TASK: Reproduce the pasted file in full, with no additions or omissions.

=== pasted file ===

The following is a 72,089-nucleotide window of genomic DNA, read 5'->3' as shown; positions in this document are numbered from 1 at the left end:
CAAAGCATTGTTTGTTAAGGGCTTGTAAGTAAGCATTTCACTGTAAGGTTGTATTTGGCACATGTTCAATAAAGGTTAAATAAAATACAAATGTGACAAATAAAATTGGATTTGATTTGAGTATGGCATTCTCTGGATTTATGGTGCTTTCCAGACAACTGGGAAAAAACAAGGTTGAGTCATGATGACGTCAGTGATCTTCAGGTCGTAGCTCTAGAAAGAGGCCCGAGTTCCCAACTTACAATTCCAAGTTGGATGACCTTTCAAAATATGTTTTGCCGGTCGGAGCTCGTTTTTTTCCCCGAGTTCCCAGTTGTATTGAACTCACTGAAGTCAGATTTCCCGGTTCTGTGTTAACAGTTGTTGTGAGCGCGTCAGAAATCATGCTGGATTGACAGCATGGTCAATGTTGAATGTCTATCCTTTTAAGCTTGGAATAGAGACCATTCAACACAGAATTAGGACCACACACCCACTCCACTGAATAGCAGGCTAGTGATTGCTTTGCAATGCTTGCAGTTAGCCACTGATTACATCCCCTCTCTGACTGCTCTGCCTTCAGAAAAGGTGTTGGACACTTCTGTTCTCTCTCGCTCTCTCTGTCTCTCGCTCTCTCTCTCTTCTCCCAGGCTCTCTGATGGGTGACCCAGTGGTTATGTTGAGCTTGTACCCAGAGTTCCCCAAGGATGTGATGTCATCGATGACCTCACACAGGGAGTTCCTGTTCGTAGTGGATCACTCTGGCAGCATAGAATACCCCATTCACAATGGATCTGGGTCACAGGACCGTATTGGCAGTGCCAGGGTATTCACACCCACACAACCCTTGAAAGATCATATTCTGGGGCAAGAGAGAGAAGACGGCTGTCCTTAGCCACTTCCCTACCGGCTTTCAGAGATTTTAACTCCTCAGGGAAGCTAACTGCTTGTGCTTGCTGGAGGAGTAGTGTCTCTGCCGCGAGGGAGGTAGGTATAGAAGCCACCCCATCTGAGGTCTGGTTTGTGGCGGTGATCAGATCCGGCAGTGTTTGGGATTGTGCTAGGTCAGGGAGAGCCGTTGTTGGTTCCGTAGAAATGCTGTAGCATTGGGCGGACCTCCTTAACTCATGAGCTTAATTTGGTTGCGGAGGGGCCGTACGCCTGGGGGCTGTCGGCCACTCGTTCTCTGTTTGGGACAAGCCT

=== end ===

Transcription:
The following is a 72,089-nucleotide window of genomic DNA, read 5'->3' as shown; positions in this document are numbered from 1 at the left end:
CAAAGCATTGTTTGTTAAGGGCTTGTAAGTAAGCATTTCACTGTAAGGTTGTATTTGGCACATGTTCAATAAAGGTTAAATAAAATACAAATGTGACAAATAAAATTGGATTTGATTTGAGTATGGCATTCTCTGGATTTATGGTGCTTTCCAGACAACTGGGAAAAAACAAGGTTGAGTCATGATGACGTCAGTGATCTTCAGGTCGTAGCTCTAGAAAGAGGCCCGAGTTCCCAACTTACAATTCCAAGTTGGATGACCTTTCAAAATATGTTTTGCCGGTCGGAGCTCGTTTTTTTCCCCGAGTTCCCAGTTGTATTGAACTCACTGAAGTCAGATTTCCCGGTTCTGTGTTAACAGTTGTTGTGAGCGCGTCAGAAATCATGCTGGATTGACAGCATGGTCAATGTTGAATGTCTATCCTTTTAAGCTTGGAATAGAGACCATTCAACACAGAATTAGGACCACACACCCACTCCACTGAATAGCAGGCTAGTGATTGCTTTGCAATGCTTGCAGTTAGCCACTGATTACATCCCCTCTCTGACTGCTCTGCCTTCAGAAAAGGTGTTGGACACTTCTGTTCTCTCTCGCTCTCTCTGTCTCTCGCTCTCTCTCTCTTCTCCCAGGCTCTCTGATGGGTGACCCAGTGGTTATGTTGAGCTTGTACCCAGAGTTCCCCAAGGATGTGATGTCATCGATGACCTCACACAGGGAGTTCCTGTTCGTAGTGGATCACTCTGGCAGCATAGAATACCCCATTCACAATGGATCTGGGTCACAGGACCGTATTGGCAGTGCCAGGGTATTCACACCCACACAACCCTTGAAAGATCATATTCTGGGGCAAGAGAGAGAAGACGGCTGTCCTTAGCCACTTCCCTACCGGCTTTCAGAGATTTTAACTCCTCAGGGAAGCTAACTGCTTGTGCTTGCTGGAGGAGTAGTGTCTCTGCCGCGAGGGAGGTAGGTATAGAAGCCACCCCATCTGAGGTCTGGTTTGTGGCGGTGATCAGATCCGGCAGTGTTTGGGATTGTGCTAGGTCAGGGAGAGCCGTTGTTGGTTCCGTAGAAATGCTGTAGCATTGGGCGGACCTCCTTAACTCATGAGCTTAATTTGGTTGCGGAGGGGCCGTACGCCTGGGGGCTGTCGGCCACTCGTTCTCTGTTTGGGACAAGCCT